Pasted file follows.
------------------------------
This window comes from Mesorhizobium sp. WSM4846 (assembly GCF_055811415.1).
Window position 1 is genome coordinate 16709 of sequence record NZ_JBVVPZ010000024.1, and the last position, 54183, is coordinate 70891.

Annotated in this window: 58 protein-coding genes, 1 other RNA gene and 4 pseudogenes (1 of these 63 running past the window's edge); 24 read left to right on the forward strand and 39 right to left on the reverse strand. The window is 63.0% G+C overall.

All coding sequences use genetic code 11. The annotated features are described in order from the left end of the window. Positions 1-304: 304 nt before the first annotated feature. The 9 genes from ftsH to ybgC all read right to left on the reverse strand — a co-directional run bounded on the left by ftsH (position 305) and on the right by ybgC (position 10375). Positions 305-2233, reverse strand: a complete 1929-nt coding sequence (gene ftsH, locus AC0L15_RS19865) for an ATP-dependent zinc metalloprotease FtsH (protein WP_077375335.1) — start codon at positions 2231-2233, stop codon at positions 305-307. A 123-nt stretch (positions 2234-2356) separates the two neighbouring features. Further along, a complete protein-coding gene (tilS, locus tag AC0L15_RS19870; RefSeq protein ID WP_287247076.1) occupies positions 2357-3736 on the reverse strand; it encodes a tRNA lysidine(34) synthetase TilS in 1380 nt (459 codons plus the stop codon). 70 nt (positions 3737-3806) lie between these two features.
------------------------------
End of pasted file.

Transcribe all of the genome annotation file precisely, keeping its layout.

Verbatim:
This window comes from Mesorhizobium sp. WSM4846 (assembly GCF_055811415.1).
Window position 1 is genome coordinate 16709 of sequence record NZ_JBVVPZ010000024.1, and the last position, 54183, is coordinate 70891.

Annotated in this window: 58 protein-coding genes, 1 other RNA gene and 4 pseudogenes (1 of these 63 running past the window's edge); 24 read left to right on the forward strand and 39 right to left on the reverse strand. The window is 63.0% G+C overall.

All coding sequences use genetic code 11. The annotated features are described in order from the left end of the window. Positions 1-304: 304 nt before the first annotated feature. The 9 genes from ftsH to ybgC all read right to left on the reverse strand — a co-directional run bounded on the left by ftsH (position 305) and on the right by ybgC (position 10375). Positions 305-2233, reverse strand: a complete 1929-nt coding sequence (gene ftsH, locus AC0L15_RS19865) for an ATP-dependent zinc metalloprotease FtsH (protein WP_077375335.1) — start codon at positions 2231-2233, stop codon at positions 305-307. A 123-nt stretch (positions 2234-2356) separates the two neighbouring features. Further along, a complete protein-coding gene (tilS, locus tag AC0L15_RS19870; RefSeq protein ID WP_287247076.1) occupies positions 2357-3736 on the reverse strand; it encodes a tRNA lysidine(34) synthetase TilS in 1380 nt (459 codons plus the stop codon). 70 nt (positions 3737-3806) lie between these two features.